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Service and Sacrifice: A 'second' service dog

Two wounded veterans who are grieving the loss of their first service dogs are forging a new bond with their second service dog.

KNOXVILLE, Tenn. — Every day, two wounded warriors are building a deeper connection to new service dogs they were paired with through the East Tennessee-based charity, Smoky Mountain Service Dogs.

“Once these veterans and their dogs get their mojo going, it's just magic. It's just magic,” said Mike Kitchens, the founder of a nonprofit he and his wife started almost a dozen years ago in their home. “We've been very blessed to be able to serve 57 or 58 (veterans) at this point …and the future is bright.” 

He also said that on average, they will match highly trained mobility dogs with upwards of eight veterans every year. To train each dog as a puppy and prepare them for placement with a veteran takes close to two years at a cost of around $25,000.

“She didn't just help me, she helped my wife. She would do things for my kids. She was a true companion,” said Billy Marshall, an Air Force veteran, about his first service dog Lucy.

The double-amputee lost an arm and part of his leg in a blast on a mission during Operation Desert Storm in the early 1990s. Two decades later, he would be introduced to a black lab that kept him from falling on several occasions by bearing his weight on a special harness and allowing him to walk more confidently.

“If she hadn't been there, I would have just face-planted,” said Marshall.

The pair spent more than a half-dozen years as a team before Lucy’s age moved her into retirement and Billy qualified for a new service dog named “Boomer.”

“I had Boomer and Lucy at the same time. I was trying to transition her out to let her just be a dog and live her life,” said Marshall.

He said Lucy may have retired, but she was always looking out for him.

Credit: John Becker
From left to right: “Lucy” black lab. Billy Marshall Air Force Veteran. Mike Kitchens Smoky Mountain Service Dogs. Bradley Walker Marine Veteran. “Bella” yellow lab.

"I was teaching (Boomer) to get my phone when it rings. Because that was another thing that Lucy would do … and Lucy would get tired of hearing the phone and she would go get it and bring it to me. Like, '(Boomer,) don't you get it?' She would go and sit in front of him like, 'See, this is how it's done,'” said Billy.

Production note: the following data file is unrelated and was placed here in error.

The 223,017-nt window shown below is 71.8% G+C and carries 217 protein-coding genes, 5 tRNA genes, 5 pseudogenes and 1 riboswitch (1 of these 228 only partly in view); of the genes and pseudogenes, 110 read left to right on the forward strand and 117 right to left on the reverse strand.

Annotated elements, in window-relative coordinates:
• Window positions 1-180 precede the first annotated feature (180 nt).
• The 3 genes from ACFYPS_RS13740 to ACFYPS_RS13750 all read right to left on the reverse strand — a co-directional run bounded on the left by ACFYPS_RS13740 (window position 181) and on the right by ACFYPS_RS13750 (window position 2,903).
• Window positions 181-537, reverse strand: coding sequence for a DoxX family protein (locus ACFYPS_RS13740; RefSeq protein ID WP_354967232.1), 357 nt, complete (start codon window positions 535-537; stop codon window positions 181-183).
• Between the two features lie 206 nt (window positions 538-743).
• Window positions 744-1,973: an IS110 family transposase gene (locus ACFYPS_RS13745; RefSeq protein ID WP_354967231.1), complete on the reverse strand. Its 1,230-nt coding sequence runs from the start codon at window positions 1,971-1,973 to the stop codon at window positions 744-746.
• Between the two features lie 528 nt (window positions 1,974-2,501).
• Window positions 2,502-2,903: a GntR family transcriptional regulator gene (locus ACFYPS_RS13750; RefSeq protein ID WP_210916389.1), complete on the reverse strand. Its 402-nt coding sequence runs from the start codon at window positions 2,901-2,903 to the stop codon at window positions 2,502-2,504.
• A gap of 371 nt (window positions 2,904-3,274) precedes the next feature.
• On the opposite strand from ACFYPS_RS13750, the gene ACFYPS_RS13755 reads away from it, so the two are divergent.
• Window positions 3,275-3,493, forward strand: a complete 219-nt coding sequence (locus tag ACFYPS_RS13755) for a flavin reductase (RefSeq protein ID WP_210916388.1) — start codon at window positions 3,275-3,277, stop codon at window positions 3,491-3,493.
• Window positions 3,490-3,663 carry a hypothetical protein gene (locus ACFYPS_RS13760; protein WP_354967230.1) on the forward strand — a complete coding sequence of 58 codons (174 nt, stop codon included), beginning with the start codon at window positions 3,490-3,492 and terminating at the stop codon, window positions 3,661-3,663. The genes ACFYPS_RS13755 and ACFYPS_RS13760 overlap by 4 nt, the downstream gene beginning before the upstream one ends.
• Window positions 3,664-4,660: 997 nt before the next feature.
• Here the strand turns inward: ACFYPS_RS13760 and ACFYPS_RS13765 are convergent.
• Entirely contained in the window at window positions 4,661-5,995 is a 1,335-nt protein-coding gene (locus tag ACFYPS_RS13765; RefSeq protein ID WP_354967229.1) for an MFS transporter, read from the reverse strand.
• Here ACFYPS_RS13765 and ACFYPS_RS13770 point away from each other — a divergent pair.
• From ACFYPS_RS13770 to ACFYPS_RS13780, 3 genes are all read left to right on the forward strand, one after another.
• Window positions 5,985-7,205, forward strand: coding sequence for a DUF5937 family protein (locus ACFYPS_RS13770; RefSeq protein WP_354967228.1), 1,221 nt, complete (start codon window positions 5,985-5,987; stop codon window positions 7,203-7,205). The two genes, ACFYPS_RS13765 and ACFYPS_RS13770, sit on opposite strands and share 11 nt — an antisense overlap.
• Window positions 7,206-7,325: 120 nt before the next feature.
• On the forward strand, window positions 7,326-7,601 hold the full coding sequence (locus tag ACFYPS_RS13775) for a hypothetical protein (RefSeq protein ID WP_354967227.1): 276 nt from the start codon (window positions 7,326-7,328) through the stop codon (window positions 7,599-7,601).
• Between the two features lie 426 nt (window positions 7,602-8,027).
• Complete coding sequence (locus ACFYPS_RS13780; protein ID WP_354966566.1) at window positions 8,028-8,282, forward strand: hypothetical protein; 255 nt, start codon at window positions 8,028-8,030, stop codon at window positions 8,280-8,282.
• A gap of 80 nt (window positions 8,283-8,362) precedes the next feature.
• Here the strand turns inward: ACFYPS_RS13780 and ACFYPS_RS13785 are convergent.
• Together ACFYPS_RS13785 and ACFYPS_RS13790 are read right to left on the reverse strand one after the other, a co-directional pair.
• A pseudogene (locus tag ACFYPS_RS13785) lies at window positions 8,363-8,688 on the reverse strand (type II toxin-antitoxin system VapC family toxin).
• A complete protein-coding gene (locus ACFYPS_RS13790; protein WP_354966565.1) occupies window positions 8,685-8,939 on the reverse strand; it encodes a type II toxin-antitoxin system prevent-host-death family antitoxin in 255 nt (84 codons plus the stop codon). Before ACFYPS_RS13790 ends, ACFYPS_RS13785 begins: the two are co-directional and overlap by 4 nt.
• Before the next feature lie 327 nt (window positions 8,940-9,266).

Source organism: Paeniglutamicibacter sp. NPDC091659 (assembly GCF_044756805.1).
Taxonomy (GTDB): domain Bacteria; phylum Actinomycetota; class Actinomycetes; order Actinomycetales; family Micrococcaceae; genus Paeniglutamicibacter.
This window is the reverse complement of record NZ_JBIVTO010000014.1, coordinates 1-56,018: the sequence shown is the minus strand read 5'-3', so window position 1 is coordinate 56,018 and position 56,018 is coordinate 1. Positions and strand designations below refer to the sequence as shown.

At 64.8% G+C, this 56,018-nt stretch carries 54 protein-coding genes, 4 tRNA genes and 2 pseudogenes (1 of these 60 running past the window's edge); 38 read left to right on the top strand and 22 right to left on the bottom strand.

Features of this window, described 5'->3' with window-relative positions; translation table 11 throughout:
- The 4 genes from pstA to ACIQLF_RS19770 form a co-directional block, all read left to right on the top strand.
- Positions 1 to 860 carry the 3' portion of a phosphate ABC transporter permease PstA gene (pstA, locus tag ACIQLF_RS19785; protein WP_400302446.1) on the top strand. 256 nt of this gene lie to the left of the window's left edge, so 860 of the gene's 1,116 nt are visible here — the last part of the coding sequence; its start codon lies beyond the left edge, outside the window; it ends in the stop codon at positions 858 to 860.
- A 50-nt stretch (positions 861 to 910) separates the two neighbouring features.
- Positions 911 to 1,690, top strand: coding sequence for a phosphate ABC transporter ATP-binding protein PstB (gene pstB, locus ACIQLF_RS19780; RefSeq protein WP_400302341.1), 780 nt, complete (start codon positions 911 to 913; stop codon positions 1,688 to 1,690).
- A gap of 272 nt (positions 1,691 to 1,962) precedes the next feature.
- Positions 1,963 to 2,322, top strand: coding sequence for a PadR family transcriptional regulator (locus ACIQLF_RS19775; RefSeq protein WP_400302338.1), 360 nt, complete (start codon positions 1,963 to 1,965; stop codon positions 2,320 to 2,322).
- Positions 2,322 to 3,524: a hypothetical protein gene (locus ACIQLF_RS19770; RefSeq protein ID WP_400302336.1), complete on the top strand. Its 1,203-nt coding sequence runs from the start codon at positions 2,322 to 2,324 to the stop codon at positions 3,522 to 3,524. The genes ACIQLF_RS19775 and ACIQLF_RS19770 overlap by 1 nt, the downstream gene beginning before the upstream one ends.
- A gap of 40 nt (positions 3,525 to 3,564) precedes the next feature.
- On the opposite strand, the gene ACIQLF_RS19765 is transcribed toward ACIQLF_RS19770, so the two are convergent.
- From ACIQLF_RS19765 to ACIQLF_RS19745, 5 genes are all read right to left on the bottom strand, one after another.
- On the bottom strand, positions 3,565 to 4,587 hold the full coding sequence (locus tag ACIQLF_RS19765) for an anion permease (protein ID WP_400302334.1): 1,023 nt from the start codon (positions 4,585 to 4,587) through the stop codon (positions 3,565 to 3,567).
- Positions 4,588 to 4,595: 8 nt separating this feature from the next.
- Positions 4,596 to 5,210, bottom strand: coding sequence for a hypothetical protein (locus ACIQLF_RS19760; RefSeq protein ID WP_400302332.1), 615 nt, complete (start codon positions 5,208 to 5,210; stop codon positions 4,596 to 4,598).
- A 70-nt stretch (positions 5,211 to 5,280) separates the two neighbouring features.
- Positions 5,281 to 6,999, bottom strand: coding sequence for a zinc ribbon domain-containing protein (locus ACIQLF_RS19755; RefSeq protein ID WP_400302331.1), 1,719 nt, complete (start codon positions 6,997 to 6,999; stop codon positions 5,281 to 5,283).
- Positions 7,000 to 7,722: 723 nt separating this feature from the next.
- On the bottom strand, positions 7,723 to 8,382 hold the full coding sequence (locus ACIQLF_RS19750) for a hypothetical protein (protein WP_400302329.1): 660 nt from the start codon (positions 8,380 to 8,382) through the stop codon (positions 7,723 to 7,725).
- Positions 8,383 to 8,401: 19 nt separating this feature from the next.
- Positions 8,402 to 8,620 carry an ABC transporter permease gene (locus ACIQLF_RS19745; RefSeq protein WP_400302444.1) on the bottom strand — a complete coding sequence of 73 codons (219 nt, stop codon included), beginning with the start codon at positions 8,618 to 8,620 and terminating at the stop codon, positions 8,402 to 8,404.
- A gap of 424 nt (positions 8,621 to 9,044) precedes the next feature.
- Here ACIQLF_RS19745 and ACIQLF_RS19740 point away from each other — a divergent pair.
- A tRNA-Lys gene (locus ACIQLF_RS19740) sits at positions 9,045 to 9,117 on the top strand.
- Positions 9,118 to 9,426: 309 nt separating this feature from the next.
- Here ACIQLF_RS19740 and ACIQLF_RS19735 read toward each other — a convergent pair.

“Next month it will be a year since I had Jumper,” said Bradley Walker, a Marine veteran who lost both legs to a bomb blast that hit the Humvee he was driving during the Iraq War in 2006. “Laying in the hospital and missing my legs. There are so many things that go through your mind. You don't know what tomorrow is going to bring."

When Smoky Mountain Service Dogs matched him with a yellow lab named Bella, his life changed.

“Bella, she was something else. I mean, she was always there. Just being able to rely on her. Before, there was times you'd possibly be unsure. She'd be there and she'd be like, 'We got this,' and then you just track on. I mean, she'd be there with you every step of the way,” said Walker.

Bradley and Bella were a team for around six years before fast-moving cancer stole her from him.

Credit: Smoky Mountain Service Dogs
From left to right: “Boomer” black lab. Billy Marshall Air Force Veteran. Bradley Walker Marine Veteran. “Jumper” yellow lab

“We had an unshakeable bond,” said Walker.

It is that bond he and his fellow veteran Billy Marshall are looking to rebuild with their second service dog. They are one of only three veterans in the history of Smoky Mountain Service Dogs to qualify for a “second” dog.

Both are grateful, and so is the man who started this effort to return some freedom of mobility to troops wounded in battle.

“I’ve had multiple veterans who Mike I wouldn't be here if it wasn’t for my dog,” said Kitchens.

Anyone who would like to learn more about the Smoky Mountain Service Dogs, or who wants to donate or volunteer, can find more information about them online.

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